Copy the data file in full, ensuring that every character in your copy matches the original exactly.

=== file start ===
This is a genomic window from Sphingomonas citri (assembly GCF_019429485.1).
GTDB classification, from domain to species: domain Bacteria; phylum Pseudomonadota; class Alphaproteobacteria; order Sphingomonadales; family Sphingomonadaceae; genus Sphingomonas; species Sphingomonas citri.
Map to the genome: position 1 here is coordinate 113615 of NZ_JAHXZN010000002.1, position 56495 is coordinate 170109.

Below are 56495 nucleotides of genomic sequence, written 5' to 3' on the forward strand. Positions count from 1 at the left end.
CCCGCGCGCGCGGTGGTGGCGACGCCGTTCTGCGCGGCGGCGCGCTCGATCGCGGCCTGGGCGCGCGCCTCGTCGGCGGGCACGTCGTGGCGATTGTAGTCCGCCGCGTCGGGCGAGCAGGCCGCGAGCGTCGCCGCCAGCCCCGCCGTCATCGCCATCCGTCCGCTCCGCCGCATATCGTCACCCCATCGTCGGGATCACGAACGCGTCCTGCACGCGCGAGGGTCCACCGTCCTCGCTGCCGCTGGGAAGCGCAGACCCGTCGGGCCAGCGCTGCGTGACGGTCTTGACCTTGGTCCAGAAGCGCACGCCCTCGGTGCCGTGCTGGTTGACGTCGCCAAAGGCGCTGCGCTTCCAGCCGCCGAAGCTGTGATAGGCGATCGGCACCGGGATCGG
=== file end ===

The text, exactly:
This is a genomic window from Sphingomonas citri (assembly GCF_019429485.1).
GTDB classification, from domain to species: domain Bacteria; phylum Pseudomonadota; class Alphaproteobacteria; order Sphingomonadales; family Sphingomonadaceae; genus Sphingomonas; species Sphingomonas citri.
Map to the genome: position 1 here is coordinate 113615 of NZ_JAHXZN010000002.1, position 56495 is coordinate 170109.

Below are 56495 nucleotides of genomic sequence, written 5' to 3' on the forward strand. Positions count from 1 at the left end.
CCCGCGCGCGCGGTGGTGGCGACGCCGTTCTGCGCGGCGGCGCGCTCGATCGCGGCCTGGGCGCGCGCCTCGTCGGCGGGCACGTCGTGGCGATTGTAGTCCGCCGCGTCGGGCGAGCAGGCCGCGAGCGTCGCCGCCAGCCCCGCCGTCATCGCCATCCGTCCGCTCCGCCGCATATCGTCACCCCATCGTCGGGATCACGAACGCGTCCTGCACGCGCGAGGGTCCACCGTCCTCGCTGCCGCTGGGAAGCGCAGACCCGTCGGGCCAGCGCTGCGTGACGGTCTTGACCTTGGTCCAGAAGCGCACGCCCTCGGTGCCGTGCTGGTTGACGTCGCCAAAGGCGCTGCGCTTCCAGCCGCCGAAGCTGTGATAGGCGATCGGCACCGGGATCGG